As such, it’s a popular option for individuals who work for small businesses but want more traditional health coverage billing.

#6: Some Membership Organizations Offer Health Insurance Coverage

If you’re part of a membership organization (such as AARP), you sometimes have the option of acquiring health insurance through that organization. 

Membership organization group health insurance plans are an attractive option due to their lower costs. Group health insurance plans generally cost less than individual ones do. 

However, membership organization plans are generally not quite as good of a value as employer plans are, seeing as the membership organization usually does not help out with monthly premiums.

#7: Some States Still Have Individual Mandates

When the ACA first came into effect, an individual mandate existed nationwide. This mandate required you to purchase health insurance or else you would receive a financial penalty.

The individual mandate is no longer enforced nationwide, but certain states still enforce it on a state level. If you live in one of these states and you do not purchase health insurance coverage, you may be in for an unwanted financial surprise later this year when you receive your state tax return.

#8: You Have Options If You Lose Coverage Suddenly

If life comes at you fast and you find yourself without health insurance coverage for one reason or another, you have plenty of options to choose from.

  • COBRA allows you to maintain your employer-sponsored health insurance plan, usually for up to 18 months after you leave your job, regardless of whether you quit voluntarily or were fired, except in the case of gross negligence.
  • Short-term health insurance plans allow you to purchase basic health insurance coverage during any time of the year, albeit at a usually higher price.
  • Sometimes, you can get health insurance immediately from the Marketplace on healthcare.gov, a health insurance shopping and enrollment service managed by the federal government. More information on Marketplace plans is included in the section below.

#9: You Can’t Always Buy Health Insurance When You Want To

If you don’t get health insurance through your employer or a membership organization, a popular third choice is purchasing an Individual or Family plan through the Marketplace on healthcare.gov.

Marketplace plans cannot always be purchased at any time, though. There are two periods during which you can purchase a health insurance plan through the Marketplace:

  • Open Enrollment Period. During this period of time, anyone can purchase a new plan or modify their existing one. Click here to see the Open Enrollment Period for this year.
  • Special Enrollment Period. If you have a qualifying life event, you will have the option to purchase a new plan or modify your existing one outside of the Open Enrollment Period.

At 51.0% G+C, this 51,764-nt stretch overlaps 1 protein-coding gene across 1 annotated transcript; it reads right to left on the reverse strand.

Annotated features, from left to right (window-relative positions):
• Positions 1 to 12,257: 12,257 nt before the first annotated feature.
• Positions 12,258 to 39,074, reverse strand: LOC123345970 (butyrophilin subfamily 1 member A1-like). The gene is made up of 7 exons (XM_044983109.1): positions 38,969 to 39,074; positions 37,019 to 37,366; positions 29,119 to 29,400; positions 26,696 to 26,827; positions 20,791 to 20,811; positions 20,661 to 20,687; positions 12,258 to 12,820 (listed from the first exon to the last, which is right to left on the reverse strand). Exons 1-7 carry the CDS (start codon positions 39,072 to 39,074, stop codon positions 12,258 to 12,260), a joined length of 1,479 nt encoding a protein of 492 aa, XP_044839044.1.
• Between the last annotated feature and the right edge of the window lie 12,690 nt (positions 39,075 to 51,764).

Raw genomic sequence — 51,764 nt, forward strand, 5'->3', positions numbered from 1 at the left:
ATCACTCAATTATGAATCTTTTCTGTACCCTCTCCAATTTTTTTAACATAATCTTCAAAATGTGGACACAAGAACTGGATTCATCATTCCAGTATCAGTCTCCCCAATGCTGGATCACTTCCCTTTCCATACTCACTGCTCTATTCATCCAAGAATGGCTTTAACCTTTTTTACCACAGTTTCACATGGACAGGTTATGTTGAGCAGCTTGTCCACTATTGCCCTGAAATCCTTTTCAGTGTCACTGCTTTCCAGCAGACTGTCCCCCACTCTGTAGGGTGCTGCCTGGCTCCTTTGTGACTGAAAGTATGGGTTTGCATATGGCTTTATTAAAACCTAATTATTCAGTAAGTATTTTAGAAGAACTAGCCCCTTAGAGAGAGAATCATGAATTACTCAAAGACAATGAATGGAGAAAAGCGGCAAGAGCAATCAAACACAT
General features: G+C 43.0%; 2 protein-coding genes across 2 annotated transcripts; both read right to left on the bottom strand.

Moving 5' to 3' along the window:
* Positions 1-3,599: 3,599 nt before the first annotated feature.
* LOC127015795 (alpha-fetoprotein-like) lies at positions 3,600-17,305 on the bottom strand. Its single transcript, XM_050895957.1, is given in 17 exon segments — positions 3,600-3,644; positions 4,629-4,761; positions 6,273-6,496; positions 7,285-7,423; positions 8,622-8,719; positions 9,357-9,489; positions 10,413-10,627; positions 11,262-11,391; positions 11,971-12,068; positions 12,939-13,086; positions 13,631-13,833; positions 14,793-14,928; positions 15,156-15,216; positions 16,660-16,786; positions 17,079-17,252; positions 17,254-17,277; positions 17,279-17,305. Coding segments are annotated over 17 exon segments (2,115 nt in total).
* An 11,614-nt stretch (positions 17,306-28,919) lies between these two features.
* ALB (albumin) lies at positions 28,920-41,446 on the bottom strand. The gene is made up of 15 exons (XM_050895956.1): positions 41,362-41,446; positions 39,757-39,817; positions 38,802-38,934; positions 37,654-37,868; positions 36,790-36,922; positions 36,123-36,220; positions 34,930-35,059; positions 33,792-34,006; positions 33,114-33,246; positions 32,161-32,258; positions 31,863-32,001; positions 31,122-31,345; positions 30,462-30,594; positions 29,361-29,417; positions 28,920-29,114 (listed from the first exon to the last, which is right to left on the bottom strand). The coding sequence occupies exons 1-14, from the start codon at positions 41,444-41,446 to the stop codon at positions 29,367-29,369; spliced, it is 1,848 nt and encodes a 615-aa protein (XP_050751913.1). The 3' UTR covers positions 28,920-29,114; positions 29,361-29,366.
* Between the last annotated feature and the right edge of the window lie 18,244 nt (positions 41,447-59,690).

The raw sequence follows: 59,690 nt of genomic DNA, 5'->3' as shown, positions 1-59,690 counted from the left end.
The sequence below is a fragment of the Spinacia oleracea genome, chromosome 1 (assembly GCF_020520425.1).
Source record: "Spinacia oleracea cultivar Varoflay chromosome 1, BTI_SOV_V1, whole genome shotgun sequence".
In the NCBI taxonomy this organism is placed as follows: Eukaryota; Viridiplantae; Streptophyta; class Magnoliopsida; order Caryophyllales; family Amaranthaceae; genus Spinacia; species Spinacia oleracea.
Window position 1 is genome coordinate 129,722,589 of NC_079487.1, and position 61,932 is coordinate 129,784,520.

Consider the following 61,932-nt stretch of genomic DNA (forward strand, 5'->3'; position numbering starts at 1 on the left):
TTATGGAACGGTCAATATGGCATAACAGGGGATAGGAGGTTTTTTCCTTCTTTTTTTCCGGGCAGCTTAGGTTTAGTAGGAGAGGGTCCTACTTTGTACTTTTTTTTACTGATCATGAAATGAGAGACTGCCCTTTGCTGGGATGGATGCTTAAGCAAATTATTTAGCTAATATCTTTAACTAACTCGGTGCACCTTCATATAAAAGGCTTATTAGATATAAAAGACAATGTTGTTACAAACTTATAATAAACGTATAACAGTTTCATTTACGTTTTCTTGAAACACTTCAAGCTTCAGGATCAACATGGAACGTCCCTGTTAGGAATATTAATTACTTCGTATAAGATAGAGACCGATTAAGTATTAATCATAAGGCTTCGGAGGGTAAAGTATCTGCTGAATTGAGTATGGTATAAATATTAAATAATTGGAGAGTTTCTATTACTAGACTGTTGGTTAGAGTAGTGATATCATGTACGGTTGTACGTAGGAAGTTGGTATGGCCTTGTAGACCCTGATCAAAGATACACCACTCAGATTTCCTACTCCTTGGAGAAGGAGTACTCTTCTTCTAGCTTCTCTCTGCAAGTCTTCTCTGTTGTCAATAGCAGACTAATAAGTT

#10: Some Individuals Can Get Free or Heavily Discounted Health Insurance Coverage

If you’re having trouble affording a traditional health insurance plan from your employer, a membership organization, or the Marketplace, you may qualify for one of the following programs to receive free or heavily discounted health insurance coverage.

  • Medicare is a federal program intended primarily for individuals age 65 or older.
  • Medicaid is a federal program intended primarily for individuals with low annual incomes.
  • CHIP is a federal program for individuals who make too much to qualify for Medicaid, but too little to be able to easily purchase traditional health insurance plans. Children in families that qualify for CHIP are eligible for free or heavily discounted health insurance.

The upside to the above plans is that they are almost always less expensive than traditional health insurance plans are. However, they are also usually less robust in terms of which healthcare services you’re covered for. They also usually provide less flexibility regarding how frequently you can see healthcare providers, as well as which healthcare providers you have access to.


Finding health insurance coverage isn’t the most simple thing in the world—you have many options to choose from, and it’s important for you to pick the right options for you in particular so that you have the most coverage at the lowest price. 

Keep the above guidelines in mind as you shop around for health insurance coverage and you’ll give yourself the best chances of picking the perfect plan.

As a final guideline, be sure to work with a health insurance company that puts the physical and mental wellbeing of the patient first. By working with a company that has a digital-first and convenient approach to managing billing and how you access healthcare services, you can stay healthy throughout the year without having to deal with unnecessary stress.